The commenters above note the death of the USSR as a factor. This is relevant to some movements whose aficionados notoriously became watermelons in the 90s. It may be less relevant to the IRA – the provisional IRA as I can just remember them still being called in the days when their split from the ‘Official’ (i.e. marxist-controlled) IRA was still remembered. Taking control of their organisation from Moscow was one of their agendas and was carried out. They may of course, still have been getting money and assistance indirectly or without strings.

  • NickM

    Niall nails it. I think it was the Omagh bombings which was the sickener. That and, when they got together, the Protestants and Catholics actually got on. If only this had happened earlier though it happened and we should all be happy it happened. I live near Manchester and the IRA did a number there in ’96. GBP500m in damage (no lives lost thank God). I am glad it is all over. But there is another thing. Apart from some nutters people are becoming less nationalistic so the IRA rationale is finding less traction. This is partly the EU but mostly Ryanair. And the ‘net. And the fact the Irish and the Brits aren’t exactly that different.

  • and, when they got together, the Protestants and Catholics actually got on

    Not sure I would overstate that (but nor would I disagree entirely either). I have (but mostly had) some relations from Ulster, both green and orange, who for the most part lived less that twenty miles from each other. And they did indeed get on just fine when they all intermittently met… in London. Because that was the only place they ever met.

    Over the years, no less than two of my rellies married across the divide, whereupon they more or less immediately left Ulster to have a new life together (in Toronto and Sydney respectively). They didn’t do this because they were worried they would be targeted by nutters or anything like that (this is Ulster circa 2010 I’m talking about, not Pakistan or Egypt), but it was simply a given that as a Prod-Taig couple, they would need to start again somewhere else. And they were probably right.

  • NickM

    Ireland in general has a long history of producing migrants so that doesn’t surprise me. I’m slightly surprised though Perry you didn’t comment on the point about cheap flights.

  • Fraser Orr

    Natalie,

    I am trying to work out how to wrangle your Othello quote into a joke on American politics. Othello says this just after he hears the false accusation that his wife Desdemona is a “whore”, and so he laments the loss of all the glory in his life including these wonderful warrior activities.

    I mean after the self seeking aggrandizement of the war on terror, the whole “unfaithful spouse thing” and the line “farewell .. the shrill Trump” I just feel there is something in there that is hysterical, but I just can’t seem to bring it out.

  • Chris

    I think the explanation is simple. By the 1960s, the nationalist struggle in Northern Ireland was over. The IRA was a debating society for old Marxists. The members were no longer young, and didn’t want to restart any violence they had engaged in prior to WWII. Irish Catholics simply wanted equality with the Protestants and started a civil rights movement. Some Protestants though didn’t want to do that and responded with violence. At that point, young people who had never fought before and had their hormones up decided to fight back. And this being the late 1960s and 1970s, became ideological and invented all kinds of ideological nonsense to justify it. Thus when Westminster decided to reform Northern Ireland institutions and policy, they kept fighting anyway.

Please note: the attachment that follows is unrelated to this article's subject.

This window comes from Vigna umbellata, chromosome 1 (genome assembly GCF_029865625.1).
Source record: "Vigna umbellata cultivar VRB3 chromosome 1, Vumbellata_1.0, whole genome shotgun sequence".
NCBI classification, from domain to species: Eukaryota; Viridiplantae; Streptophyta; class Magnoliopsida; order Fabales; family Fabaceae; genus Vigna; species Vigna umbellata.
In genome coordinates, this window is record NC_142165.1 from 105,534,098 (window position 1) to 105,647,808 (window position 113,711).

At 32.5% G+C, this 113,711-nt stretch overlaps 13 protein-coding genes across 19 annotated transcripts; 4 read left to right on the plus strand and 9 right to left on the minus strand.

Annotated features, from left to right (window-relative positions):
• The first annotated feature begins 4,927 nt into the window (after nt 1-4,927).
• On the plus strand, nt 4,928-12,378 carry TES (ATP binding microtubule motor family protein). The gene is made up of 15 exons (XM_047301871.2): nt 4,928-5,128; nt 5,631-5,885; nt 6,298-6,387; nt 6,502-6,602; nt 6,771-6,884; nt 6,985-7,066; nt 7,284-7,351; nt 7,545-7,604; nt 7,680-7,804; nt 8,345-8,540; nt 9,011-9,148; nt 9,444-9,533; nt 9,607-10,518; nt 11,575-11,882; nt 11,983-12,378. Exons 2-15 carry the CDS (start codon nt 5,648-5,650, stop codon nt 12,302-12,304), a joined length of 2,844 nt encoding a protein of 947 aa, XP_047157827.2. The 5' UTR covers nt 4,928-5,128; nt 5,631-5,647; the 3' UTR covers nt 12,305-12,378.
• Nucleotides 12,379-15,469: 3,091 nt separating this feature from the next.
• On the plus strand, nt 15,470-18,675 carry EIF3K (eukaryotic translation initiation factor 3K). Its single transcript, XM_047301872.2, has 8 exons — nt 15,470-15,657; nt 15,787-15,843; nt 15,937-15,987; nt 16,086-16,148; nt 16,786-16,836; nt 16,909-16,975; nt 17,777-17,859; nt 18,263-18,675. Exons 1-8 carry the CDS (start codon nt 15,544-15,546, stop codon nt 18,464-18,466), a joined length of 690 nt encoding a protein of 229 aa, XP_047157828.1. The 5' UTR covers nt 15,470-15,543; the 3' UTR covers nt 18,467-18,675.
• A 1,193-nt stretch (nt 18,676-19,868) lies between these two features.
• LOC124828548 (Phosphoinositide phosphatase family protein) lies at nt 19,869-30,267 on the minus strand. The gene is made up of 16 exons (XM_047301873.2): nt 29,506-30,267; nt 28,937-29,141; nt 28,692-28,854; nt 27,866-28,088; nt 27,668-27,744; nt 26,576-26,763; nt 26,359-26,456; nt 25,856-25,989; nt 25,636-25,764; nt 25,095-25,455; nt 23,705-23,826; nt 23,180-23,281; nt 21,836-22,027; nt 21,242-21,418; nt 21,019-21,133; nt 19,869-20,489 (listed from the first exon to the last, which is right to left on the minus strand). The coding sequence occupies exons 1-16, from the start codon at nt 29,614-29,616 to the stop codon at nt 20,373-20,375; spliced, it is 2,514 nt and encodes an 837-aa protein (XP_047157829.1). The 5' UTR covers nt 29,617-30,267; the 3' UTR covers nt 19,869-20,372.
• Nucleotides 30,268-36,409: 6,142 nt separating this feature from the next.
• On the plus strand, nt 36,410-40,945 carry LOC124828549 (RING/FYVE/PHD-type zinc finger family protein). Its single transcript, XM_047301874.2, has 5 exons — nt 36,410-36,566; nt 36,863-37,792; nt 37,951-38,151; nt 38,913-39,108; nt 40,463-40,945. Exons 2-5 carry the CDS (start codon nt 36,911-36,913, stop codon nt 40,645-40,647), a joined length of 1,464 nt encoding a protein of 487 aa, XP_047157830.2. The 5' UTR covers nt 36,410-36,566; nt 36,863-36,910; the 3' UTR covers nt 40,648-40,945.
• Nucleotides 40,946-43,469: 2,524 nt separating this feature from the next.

By 1995, the young men weren’t so young anymore. And because of earlier reforms, the status of the Irish Catholics had improved so far fewer young men joined the movement. The old men didn’t want to fight anymore, and there weren’t enough young men who did who could stop them. If Northern Ireland of 1968 was like the Northern Ireland of 1995, the Troubles would never have begun anyway. So they wisely decided to make peace while they still had some clout and leverage.

    While this might have been derailed at some point, it wasn’t. Twenty years on, politics have become more or less normalized. There are still nationalists and unionists, but few have any desire to kill or be killed for that belief. Ireland is not the nightmare realm Ian Paisley imagined it to be, and things are no longer so bad for Catholics in Northern Ireland.

  • Mr Ed

    Chris,

    When the NI institutions were set up post the Good Friday agreement, I was doing some legal research for a client on a proposed law change which impacted on his business, but there was no trace of any change, almost the first thing passed was that the new organs set up their expenses and salaries in the new order, including pensions. I told the client this and he was not surprised.

  • Paul Marks

    The struggle continues in Ulster.

    Sometimes violent sometimes not (such as he IRA efforts to control education and local government – gain a stranglehold on culture and history).

    Violent or not violent the conflict in Ulster is not often reported on the big island.

    As for Roman Catholic Unionists.

    There have always been Irish Catholic Unionists (I am not Jewish on both sides – my mother’s side were Irish Catholics by origin, Irish Catholic Unionists).

    But yes there seem to be more Catholic Unionists than there were – and the DUP is not a sectarian Presbyterian party any more (even the leader of it is a Anglican, Church of Ireland, lady) – and yes it has open (rather hidden) Roman Catholic supporters now.

    The IRA (“ourselves alone” or whatever they call themselves) are very upset about all this.

    Oh dear, how sad, never mind.

    But the fight is far from over.

    And, most likely, the level of violence will increase at some point.

  • Paul Marks

    Oh by the way….

    The idea that the “Civil Rights” movement of the 1960s was about equality for Roman Catholics is like saying that the Black Panthers in American cities were a social club.

    “Some Protestants started the violence [in the 1960s] and some Catholics decided to fight back”.

    That is a lie – and it is lies like that (no doubt being taught in the schools right now) that mean that more violence is highly likely.